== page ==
Is it okay to take all of my vitamin and mineral supplements together, or should I split them up somehow?
January 4, 2011 2:55 PM   Subscribe

Is it okay to take all of my vitamin and mineral supplements together (list follows), or should I split them up somehow?

I take the following supplements every day:

1 multivitamin
1 B-complex tablet
3 Calcium/Magnesium/ Zinc tablets
1000 mg of vitamin C
2000 mg vitamin D
130 mg elemental iron (ferrous sulfate)
500 mg chelated magnesium

Is there anything in that list that shouldn't be taken at the same time, for whatever reason?
posted by Rula Lenska to Health & Fitness (18 answers total) 8 users marked this as a favorite
Calcium blocks iron absorption. Space those out.
posted by zsazsa at 2:59 PM on January 4, 2011

IANAD but you're taking a hell of a lot of vitamin D with a multivitamin? A multivitamin that covers most of your RDA for most of the recommended vitamins and minerals should be more than enough. Adding vitamin D on top of that can do bad things to your liver, so I'm told, and to name one example.

The calcium is probably OK, if you're a woman with bones (I know I am) and depending on how much of your RDA they provide.

I don't know anything about this, of course. But combining all that extra stuff with a multivitamin could be storing up trouble for yourself.
posted by tel3path at 3:01 PM on January 4, 2011

Calcium should be split into three doses. Link confirms what my physician told me. I am unsure about the others, but I am guessing it should be spread throughout the day for best absorption and to avoid stomach upset. YMMV, IANARD.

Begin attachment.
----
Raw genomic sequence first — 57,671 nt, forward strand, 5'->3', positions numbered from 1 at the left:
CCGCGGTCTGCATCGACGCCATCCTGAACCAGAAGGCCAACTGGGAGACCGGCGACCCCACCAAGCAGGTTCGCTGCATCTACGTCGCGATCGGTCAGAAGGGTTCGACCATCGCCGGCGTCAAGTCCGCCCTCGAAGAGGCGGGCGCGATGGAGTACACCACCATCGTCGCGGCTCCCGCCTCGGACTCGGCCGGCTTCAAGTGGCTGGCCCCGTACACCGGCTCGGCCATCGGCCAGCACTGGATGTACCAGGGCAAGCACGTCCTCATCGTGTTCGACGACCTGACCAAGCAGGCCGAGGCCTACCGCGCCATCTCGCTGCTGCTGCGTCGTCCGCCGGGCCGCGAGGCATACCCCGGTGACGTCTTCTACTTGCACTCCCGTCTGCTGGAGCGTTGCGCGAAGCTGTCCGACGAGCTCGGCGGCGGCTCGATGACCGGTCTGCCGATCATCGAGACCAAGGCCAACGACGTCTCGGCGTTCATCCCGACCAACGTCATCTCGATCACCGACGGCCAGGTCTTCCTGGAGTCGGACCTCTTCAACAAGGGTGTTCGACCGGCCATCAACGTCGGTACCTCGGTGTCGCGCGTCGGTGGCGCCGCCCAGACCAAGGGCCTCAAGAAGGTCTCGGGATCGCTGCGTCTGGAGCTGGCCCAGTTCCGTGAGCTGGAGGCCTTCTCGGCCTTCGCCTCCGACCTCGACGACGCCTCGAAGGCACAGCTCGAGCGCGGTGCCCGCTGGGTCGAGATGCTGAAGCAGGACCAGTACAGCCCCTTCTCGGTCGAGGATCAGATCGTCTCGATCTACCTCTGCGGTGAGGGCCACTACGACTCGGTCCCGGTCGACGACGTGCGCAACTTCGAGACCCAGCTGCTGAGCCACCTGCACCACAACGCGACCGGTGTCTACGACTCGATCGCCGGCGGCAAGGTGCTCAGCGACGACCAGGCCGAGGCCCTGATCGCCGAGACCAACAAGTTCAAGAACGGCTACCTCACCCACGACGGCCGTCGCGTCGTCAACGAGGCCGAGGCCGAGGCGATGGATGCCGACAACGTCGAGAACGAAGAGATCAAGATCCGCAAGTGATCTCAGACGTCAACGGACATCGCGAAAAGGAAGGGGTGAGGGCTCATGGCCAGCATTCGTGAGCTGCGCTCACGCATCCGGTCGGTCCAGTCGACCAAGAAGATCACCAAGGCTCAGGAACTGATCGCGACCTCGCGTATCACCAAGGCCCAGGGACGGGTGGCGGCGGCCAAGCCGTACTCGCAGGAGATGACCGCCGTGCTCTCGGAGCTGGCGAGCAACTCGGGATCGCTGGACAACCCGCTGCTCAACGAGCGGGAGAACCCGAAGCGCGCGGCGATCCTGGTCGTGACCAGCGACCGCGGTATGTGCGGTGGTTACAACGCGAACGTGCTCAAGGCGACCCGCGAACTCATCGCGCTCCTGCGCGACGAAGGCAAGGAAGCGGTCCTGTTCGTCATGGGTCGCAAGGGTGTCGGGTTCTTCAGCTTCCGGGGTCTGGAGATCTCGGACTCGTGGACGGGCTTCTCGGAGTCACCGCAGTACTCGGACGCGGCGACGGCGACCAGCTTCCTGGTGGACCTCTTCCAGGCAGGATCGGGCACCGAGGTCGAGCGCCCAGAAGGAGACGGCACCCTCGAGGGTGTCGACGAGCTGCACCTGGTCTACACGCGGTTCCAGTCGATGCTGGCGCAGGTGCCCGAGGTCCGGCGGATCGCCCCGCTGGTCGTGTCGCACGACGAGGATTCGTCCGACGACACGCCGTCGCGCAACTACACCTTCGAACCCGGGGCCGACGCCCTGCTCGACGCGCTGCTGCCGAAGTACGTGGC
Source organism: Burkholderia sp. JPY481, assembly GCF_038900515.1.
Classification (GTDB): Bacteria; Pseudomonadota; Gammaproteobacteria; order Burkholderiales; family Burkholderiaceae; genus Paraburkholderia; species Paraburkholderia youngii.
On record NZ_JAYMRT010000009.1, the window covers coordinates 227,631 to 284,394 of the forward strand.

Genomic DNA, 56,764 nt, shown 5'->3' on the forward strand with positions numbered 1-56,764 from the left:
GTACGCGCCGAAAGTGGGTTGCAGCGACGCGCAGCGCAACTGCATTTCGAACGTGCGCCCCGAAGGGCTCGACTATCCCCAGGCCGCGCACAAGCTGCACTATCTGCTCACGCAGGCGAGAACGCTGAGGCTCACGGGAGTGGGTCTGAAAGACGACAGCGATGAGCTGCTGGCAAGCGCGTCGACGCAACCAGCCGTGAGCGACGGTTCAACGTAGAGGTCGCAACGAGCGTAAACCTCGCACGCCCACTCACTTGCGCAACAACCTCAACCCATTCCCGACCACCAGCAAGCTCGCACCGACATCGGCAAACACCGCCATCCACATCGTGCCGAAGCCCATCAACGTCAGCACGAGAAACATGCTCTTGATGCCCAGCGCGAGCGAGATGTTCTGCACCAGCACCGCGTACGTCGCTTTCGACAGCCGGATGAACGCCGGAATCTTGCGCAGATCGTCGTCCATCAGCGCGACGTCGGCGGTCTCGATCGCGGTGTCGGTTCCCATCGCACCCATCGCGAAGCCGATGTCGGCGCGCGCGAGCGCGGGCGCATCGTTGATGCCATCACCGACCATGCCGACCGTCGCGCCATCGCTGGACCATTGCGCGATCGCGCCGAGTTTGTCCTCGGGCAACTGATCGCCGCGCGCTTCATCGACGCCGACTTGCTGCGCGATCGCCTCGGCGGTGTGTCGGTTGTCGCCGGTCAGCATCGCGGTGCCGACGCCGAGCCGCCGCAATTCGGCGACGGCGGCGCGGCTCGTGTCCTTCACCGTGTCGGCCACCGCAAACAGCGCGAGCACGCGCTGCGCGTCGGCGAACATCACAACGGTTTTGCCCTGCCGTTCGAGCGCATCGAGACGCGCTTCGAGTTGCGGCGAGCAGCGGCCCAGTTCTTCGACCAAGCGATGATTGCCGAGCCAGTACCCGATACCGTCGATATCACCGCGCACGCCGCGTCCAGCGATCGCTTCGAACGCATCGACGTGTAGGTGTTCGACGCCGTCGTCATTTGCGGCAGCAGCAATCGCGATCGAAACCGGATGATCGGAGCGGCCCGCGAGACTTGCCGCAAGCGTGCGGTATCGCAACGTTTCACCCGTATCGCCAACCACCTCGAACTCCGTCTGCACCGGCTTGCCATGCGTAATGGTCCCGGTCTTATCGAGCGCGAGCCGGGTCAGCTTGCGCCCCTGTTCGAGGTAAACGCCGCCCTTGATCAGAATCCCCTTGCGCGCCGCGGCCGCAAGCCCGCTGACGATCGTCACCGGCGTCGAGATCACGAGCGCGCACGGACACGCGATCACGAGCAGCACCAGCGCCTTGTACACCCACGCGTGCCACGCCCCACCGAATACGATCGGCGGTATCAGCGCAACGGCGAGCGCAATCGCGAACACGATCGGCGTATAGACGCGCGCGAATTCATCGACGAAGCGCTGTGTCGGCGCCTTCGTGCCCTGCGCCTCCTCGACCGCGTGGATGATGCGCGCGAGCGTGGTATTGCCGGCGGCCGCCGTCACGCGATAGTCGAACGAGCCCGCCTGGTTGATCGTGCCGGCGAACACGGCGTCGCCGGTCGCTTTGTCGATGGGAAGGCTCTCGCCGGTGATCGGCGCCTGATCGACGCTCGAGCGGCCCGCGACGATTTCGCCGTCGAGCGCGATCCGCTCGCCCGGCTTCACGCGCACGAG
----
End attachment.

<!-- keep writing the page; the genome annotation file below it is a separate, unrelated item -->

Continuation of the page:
posted by 6:1 at 3:02 PM on January 4, 2011

Be sure to eat before you take any of these.
posted by Carol Anne at 3:04 PM on January 4, 2011

Take the magnesium at bedtime. It can make some people sleepy.
posted by elsietheeel at 3:11 PM on January 4, 2011 [2 favorites]

Response by poster: Thanks, everyone who's answered so far.

I know that the average person doesn't really need to supplement, but I'm not average. A little background for those who are interested:

I take the first 4 items on the list because I drink a LOT. (I got this recommendation from a dietician specializing in nutrition for current and recovering drug and alcohol abusers.)

Blood tests revealed that my vitamin D and iron levels are so low that they're virtually nonexistent. (I live in the Pacific Northwest and avoid the sun even when it is out, and, well, I'm a woman of childbearing age.) My doctor recommended these dosages. (She also wrote me a prescription for 50,000 mg of vitamin D once a week for several weeks about a year ago.)

I take the magnesium because some studies have indicated it's useful in treating depression. I take prescribed meds for that as well, but the magnesium seems to help, too, and the doctor said it can't hurt (magnesium is a laxative if you take enough, so it's hard to overdose on it).

Liver function is fine, perhaps surprisingly. Haha.

tl;dr - I am at nutritional risk, which is why I take these supplements.
posted by Rula Lenska at 3:27 PM on January 4, 2011

My aunt, who knows a lot about drugs and drug interactions as part of her job, assures me that for most supplements (we were talking especially about calcium) taking them in big doses all at once is a waste- they won't get absorbed. Always space them out and always have some food in your stomach.
posted by small_ruminant at 3:30 PM on January 4, 2011

Response by poster: Sorry, meant to add that I have been taking the first 4 items on the list for years and years, and still had iron and vitamin D deficiencies, as noted.
posted by Rula Lenska at 3:32 PM on January 4, 2011

50,000 mg is 50 grams. That's nearly two ounces. Please double-check your figures. In any case, maximum daily dosage shouldn't exceed 4000 i.u (100 mcg), so even if you mean mcg or iu instead of mg, you're still absurdly in excess and risking toxicity.